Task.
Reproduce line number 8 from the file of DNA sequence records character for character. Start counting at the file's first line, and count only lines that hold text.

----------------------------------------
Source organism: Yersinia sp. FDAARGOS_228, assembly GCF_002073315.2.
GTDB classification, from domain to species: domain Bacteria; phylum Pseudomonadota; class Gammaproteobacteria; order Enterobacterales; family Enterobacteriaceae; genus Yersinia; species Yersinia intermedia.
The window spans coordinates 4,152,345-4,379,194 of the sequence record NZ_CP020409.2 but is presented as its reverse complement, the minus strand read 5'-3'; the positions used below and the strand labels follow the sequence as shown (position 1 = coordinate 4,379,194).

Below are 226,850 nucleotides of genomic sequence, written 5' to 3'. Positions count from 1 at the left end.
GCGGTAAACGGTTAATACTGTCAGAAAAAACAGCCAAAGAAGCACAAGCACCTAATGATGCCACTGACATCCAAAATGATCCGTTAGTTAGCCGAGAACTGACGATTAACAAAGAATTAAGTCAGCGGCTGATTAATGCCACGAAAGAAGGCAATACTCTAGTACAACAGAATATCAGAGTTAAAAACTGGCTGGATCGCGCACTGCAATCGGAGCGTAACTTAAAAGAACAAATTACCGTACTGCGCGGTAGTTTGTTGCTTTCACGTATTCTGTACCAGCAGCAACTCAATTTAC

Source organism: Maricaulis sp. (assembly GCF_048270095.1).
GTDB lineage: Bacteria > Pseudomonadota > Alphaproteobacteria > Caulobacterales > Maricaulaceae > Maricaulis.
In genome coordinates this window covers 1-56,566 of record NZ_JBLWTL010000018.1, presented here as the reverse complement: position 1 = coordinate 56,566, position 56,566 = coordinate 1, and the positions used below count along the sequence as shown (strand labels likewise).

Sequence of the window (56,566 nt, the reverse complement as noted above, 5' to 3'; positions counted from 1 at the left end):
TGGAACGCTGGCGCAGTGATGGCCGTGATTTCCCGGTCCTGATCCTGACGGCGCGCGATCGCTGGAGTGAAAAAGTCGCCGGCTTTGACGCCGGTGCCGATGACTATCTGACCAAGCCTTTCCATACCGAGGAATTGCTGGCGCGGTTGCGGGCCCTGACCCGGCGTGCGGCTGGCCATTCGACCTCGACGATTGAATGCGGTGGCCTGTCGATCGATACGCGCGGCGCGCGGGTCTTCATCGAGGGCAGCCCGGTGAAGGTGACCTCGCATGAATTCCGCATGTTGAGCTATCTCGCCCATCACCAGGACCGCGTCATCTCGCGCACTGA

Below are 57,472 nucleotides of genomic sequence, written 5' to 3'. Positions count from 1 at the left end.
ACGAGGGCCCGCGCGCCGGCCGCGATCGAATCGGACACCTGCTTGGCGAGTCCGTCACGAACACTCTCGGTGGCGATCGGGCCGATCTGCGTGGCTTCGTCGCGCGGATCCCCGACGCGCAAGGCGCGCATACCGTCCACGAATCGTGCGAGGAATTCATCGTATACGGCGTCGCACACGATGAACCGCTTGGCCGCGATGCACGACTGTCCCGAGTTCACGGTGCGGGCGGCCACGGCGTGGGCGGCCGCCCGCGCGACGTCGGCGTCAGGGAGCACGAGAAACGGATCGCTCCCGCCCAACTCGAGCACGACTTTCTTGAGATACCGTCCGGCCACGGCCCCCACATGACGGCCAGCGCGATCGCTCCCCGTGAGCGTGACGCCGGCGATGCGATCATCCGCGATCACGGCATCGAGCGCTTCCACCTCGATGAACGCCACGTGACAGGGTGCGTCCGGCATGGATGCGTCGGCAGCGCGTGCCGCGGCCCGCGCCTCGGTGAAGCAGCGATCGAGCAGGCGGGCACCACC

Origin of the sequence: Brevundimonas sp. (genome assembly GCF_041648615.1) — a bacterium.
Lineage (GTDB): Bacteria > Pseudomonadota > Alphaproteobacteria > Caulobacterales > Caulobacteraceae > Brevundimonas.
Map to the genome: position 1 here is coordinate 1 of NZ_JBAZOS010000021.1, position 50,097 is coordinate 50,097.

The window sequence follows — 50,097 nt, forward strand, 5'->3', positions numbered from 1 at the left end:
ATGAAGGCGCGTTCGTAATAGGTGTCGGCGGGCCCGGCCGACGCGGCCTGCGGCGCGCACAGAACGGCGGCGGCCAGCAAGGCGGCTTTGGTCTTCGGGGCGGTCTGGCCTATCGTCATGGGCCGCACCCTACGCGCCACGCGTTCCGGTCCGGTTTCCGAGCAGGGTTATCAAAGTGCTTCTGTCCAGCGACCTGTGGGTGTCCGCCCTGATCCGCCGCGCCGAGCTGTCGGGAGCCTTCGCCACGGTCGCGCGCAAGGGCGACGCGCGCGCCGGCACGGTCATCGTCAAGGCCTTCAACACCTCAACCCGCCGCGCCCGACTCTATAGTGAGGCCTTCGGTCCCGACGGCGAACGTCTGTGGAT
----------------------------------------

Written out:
In genome coordinates this window covers 1-56,566 of record NZ_JBLWTL010000018.1, presented here as the reverse complement: position 1 = coordinate 56,566, position 56,566 = coordinate 1, and the positions used below count along the sequence as shown (strand labels likewise).